The Oxygen and Hydrogen Isotope Ratio

The oxygen isotope ratio is first way used to determine past temperatures from the ice cores. Isotopes are atoms of the same element that have a different number of neutrons. All isotopes of an element have the same number of protons and electrons, but a different number of neutrons in the nucleus. Because isotopes have a different number of neutrons, they have different mass numbers. Oxygen's most common isotope has a mass number of 16 and is written as 16O. Most of the oxygen in water molecules is composed of 8 protons and 8 neutrons in its nucleus, giving it a mass number (the number of protons and neutrons in an element or isotope) of 16. About one out of every 1,000 oxygen atoms contains 2 additional neutrons and is written as 18O.

Depending on the climate, the two types of oxygen ( 16O and 18O) vary in water. Scientists compare the ratio of the heavy ( 18O) and light ( 16O) isotopes in ice cores, sediments, or fossils to reconstruct past climates. They compare this ratio to a standard ratio of oxygen isotopes found in ocean water at a depth of 200 to 500 meters. The ratio of the heavy to light oxygen isotopes is influenced mainly by the processes involved in the water or hydrologic cycle.


More evaporation occurs in warmer regions of the ocean, and water containing the lighter 16O isotope evaporates more quickly than water containing the heavier 18O. Water vapor containing the heavier 18O, however, will condense and precipitate more quickly than water vapor containing the lighter 16O. As water evaporates in warmer regions, it is moved with air by convection toward the polar regions.

Ocean-floor sediments can also be used to determine past climate. They reflect the oxygen isotope of the ocean water, because the oxygen in the calcium carbonate shells that are deposited on the ocean floor records the oxygen isotope variations in the ocean at the time of formation.

The table explains how the oxygen isotope ratio can be used to reconstruct the type of past climate. The table explains the oxygen isotope ratio for ice cores and ocean water/ocean floor sediments during a colder climate or glacial period.

Colder Climates
  Oxygen Isotopes Ratio Explanation
Ice Core Ice cores contain more 16O than ocean water, so ice cores have a lower 18O/ 16O ratio than ocean water or ocean-floor sediments. Water containing the lighter isotope 16O evaporates more readily than 18O in the warmer subtropical regions. As this water vapor (which is enriched with 16O) moves toward the poles, the heavier 18O condenses and precipitates out first at lower latitudes, leaving progressively more 16O in the water vapor reaching the poles. The water vapor that reaches the polar regions precipitates as snow, eventually becoming ice.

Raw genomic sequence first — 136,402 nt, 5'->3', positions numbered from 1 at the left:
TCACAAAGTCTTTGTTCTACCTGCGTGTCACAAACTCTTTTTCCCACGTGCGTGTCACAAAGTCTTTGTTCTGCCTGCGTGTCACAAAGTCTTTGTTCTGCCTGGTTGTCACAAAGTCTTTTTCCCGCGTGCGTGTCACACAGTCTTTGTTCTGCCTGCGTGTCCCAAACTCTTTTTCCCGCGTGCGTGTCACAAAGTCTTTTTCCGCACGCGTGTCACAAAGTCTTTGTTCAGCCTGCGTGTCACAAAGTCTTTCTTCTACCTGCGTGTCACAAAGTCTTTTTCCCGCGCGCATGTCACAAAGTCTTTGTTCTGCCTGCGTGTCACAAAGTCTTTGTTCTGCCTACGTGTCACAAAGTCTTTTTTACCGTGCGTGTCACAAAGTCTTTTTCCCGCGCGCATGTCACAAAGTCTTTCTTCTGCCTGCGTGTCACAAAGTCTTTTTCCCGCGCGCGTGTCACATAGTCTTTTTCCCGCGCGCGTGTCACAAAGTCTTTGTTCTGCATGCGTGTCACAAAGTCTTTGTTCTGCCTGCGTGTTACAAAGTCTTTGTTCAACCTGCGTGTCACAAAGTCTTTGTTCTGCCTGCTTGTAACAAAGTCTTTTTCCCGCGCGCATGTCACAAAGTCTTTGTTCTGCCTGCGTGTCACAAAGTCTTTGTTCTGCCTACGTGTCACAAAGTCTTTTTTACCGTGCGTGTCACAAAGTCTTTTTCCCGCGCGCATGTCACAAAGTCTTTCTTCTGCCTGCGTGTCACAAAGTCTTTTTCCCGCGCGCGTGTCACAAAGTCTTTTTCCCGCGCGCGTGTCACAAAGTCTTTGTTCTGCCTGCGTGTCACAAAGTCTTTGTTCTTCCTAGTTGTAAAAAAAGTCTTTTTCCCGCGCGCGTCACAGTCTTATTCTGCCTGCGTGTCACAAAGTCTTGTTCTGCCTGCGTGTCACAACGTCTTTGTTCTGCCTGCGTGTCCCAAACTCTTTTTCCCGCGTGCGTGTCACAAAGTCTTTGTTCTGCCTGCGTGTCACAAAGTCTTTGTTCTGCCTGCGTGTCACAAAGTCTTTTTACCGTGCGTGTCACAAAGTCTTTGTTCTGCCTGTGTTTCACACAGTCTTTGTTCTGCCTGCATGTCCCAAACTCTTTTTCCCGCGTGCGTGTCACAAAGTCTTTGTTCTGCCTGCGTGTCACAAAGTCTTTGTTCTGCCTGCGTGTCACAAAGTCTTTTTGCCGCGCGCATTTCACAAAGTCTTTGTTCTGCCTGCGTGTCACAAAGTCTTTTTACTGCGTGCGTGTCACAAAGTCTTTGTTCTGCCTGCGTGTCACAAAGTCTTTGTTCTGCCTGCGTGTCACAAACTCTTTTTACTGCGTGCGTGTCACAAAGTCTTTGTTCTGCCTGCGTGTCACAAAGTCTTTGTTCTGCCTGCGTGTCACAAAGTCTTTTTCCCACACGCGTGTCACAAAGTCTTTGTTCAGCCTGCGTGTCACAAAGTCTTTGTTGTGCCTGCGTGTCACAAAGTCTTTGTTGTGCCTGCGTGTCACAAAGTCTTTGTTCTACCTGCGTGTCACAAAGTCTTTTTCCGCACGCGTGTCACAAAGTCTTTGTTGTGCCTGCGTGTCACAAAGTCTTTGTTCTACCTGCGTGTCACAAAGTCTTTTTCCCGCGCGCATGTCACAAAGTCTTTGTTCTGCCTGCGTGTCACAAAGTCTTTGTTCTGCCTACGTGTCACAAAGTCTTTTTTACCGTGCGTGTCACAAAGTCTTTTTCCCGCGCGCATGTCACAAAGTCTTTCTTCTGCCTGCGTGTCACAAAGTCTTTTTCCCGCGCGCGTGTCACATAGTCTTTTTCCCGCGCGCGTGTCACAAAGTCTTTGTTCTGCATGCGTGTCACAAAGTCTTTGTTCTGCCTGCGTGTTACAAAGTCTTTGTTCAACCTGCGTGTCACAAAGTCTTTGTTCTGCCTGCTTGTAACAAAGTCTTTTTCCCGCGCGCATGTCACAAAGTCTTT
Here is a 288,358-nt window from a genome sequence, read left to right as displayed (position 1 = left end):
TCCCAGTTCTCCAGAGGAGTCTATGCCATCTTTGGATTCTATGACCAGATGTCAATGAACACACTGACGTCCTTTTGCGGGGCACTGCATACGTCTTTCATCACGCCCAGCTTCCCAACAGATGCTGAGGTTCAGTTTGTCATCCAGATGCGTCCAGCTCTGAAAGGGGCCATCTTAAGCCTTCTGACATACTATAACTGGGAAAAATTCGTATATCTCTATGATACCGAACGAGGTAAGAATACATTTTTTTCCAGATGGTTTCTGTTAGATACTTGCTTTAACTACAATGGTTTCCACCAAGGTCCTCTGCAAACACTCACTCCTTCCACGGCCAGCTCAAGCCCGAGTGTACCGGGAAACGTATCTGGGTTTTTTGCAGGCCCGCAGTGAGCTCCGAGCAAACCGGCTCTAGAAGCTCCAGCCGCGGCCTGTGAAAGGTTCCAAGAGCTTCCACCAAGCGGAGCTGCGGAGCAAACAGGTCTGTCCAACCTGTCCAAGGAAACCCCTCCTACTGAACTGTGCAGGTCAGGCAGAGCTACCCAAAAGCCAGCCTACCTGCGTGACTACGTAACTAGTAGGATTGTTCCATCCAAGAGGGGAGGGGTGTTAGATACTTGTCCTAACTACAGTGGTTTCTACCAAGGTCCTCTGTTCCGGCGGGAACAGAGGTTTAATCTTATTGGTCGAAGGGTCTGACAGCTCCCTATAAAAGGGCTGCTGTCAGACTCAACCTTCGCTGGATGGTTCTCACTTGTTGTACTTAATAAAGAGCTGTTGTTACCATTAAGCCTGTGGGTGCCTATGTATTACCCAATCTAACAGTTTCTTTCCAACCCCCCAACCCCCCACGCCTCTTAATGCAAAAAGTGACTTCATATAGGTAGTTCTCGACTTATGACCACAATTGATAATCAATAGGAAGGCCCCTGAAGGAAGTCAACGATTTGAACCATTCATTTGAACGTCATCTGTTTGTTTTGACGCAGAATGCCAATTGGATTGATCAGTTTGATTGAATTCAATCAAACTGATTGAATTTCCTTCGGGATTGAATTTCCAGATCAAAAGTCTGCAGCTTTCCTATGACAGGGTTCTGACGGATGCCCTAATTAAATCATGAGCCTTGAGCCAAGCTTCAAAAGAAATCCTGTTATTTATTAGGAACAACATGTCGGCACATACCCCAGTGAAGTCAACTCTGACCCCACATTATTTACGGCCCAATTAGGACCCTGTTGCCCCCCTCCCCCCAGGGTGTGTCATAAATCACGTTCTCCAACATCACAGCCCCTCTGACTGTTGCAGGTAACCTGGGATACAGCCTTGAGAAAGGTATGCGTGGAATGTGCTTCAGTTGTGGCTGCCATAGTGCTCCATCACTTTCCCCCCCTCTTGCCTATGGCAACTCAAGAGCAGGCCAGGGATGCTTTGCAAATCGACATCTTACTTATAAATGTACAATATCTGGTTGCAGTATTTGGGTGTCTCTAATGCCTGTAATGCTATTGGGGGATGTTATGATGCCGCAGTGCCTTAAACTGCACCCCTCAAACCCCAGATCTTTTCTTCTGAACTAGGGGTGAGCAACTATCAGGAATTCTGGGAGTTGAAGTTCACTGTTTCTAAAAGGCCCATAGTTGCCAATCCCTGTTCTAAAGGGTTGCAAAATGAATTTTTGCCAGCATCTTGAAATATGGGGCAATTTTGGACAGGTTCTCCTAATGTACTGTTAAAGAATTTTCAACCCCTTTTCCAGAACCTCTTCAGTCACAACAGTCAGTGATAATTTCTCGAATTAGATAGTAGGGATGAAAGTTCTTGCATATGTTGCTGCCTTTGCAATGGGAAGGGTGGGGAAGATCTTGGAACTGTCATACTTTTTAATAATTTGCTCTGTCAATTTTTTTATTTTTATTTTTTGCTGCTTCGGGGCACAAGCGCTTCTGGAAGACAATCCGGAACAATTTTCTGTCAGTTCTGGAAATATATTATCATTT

Ocean Water/Sediments Ocean water and ocean-floor sediments contain more 18O than ice cores, so the ocean water and sediments have a higher 18O/ 16O ratio than ice cores. When the ocean is colder, it takes more energy to evaporate the heavier isotope, 18O, than it does to evaporate the lighter isotope, 16O. The water vapor with 18O condenses and precipitates out first at lower latitudes. This causes the oceans to have more 18O.

In a warmer climate, ocean water would contain more 16O because as ice sheets melt, the water with 16O is returned to the ocean.

The Deuterium to Hydrogen Ratio

The second way to determine past temperatures is by calculating the deuterium to hydrogen ratio in the ice core samples. The water molecule contains two different isotopes of hydrogen ( 1H and 2H). 1H contains one proton and no neutrons and 2H, known as deuterium or D, contains one proton and one neutron. The ratio of deuterium to hydrogen in the ice core is compared to the ratio of deuterium to hydrogen in standard mean ocean water. The ice cores contain slightly less of the heavier isotopes of oxygen ( 18O) and deuterium ( 2H).